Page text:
The petitioner wished to place a memorial to her late brother on the family grave in which his cremated remains had been interred. The proposal was for a wedge shaped polished black granite memorial, 18" by 12", with gold lettering. At the head of the grave was an upright polished black granite memorial with gold lettering, bearing the names of the other members of the family whose remains had been interred in the grave. Two family members objected that the proposed memorial would dominate the grave. There were said to be other black granite memorials with gold lettering in the churchyard. The Chancellor refused to allow a wedge shaped stone, but said that in the circumstances he would permit "a 12” cube in polished black granite and bearing the proposed words in gold lettering".

The petitioner applied for permission to erect in the churchyard a memorial to her late husband, the memorial to be of polished black granite with gold lettering, both of which features are outside the churchyards regulations. Alongside the rectangular upright stone and connected to it was to be an upright column extending a little higher than the stone and bearing for almost its full height the image of a cross with a rose entwined around it. From a number of photographs, it was clear to the Chancellor that the churchyard contained many memorials which did not comply with the regulations, including a large number of black granite memorials with gold lettering. In the circumstances the Chancellor determined that it would be unfair to the petitioner to refuse to grant a faculty. Accordingly, he directed that a faculty be issued.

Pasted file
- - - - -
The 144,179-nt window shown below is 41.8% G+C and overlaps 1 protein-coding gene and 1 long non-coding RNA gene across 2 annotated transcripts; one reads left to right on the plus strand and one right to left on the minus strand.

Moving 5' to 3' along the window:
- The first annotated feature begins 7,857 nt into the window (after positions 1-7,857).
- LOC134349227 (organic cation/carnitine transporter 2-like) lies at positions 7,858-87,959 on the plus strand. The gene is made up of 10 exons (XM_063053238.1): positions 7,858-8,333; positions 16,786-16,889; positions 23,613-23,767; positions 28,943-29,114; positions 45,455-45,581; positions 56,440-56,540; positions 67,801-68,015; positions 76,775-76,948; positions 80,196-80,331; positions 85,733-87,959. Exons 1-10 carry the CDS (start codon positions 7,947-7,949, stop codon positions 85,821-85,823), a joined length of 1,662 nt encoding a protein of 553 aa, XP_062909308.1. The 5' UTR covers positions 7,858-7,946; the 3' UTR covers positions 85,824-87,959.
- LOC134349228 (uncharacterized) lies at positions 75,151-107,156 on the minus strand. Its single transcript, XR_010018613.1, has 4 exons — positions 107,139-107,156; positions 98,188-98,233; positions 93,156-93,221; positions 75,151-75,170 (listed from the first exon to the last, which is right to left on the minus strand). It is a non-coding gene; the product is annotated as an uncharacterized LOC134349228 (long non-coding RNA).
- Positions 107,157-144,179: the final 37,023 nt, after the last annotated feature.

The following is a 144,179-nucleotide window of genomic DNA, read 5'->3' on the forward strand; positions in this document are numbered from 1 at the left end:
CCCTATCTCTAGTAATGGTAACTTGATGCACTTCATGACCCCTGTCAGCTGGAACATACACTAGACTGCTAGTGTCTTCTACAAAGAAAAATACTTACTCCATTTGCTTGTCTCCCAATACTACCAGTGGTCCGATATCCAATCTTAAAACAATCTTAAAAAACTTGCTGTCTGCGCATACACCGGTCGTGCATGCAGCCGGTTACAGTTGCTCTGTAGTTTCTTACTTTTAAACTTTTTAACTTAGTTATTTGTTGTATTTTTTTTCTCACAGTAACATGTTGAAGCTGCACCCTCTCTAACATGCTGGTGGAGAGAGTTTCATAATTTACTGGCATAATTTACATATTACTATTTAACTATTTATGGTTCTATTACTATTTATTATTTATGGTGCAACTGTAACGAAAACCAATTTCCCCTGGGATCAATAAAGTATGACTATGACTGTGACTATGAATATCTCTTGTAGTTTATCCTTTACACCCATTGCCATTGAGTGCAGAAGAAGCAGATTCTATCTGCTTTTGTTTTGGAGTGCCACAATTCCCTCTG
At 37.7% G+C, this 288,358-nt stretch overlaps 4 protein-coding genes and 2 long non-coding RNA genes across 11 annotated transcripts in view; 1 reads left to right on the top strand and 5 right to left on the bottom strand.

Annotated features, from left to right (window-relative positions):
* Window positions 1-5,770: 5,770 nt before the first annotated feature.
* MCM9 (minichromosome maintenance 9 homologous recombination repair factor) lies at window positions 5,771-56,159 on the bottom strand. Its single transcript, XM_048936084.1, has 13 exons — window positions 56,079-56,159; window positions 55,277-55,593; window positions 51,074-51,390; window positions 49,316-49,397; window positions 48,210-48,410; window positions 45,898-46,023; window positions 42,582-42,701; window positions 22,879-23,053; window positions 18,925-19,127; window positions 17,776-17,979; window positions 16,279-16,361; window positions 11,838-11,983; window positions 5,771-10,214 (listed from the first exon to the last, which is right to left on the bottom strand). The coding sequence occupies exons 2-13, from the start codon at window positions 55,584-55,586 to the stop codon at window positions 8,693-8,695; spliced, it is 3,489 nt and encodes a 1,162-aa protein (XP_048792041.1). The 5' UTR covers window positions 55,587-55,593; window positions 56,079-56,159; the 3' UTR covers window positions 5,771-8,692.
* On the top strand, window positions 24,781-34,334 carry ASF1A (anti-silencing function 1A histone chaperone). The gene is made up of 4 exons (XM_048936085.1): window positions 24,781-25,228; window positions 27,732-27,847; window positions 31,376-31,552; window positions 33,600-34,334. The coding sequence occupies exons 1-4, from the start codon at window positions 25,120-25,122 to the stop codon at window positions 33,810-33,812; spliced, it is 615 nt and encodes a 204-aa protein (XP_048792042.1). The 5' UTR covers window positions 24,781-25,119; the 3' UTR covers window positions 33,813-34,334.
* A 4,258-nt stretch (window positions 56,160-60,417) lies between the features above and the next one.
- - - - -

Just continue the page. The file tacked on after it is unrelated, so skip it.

A proposed memorial inscription included the words "Husband, Dad and Pop". The incumbent did not feel happy about agreeing to the use of the word "Pop". An application was made for a faculty. The Diocesan Advisory Committee had no objection. The deceased's daughter claimed that "Pop" was a word in popular use in Cumbria, being a term commonly used to refer to a father or grandfather. The Chancellor decided on balance, and on the facts of the particular case, that it would be pastorally insensitive to refuse the faculty sought, and he accordingly granted a faculty.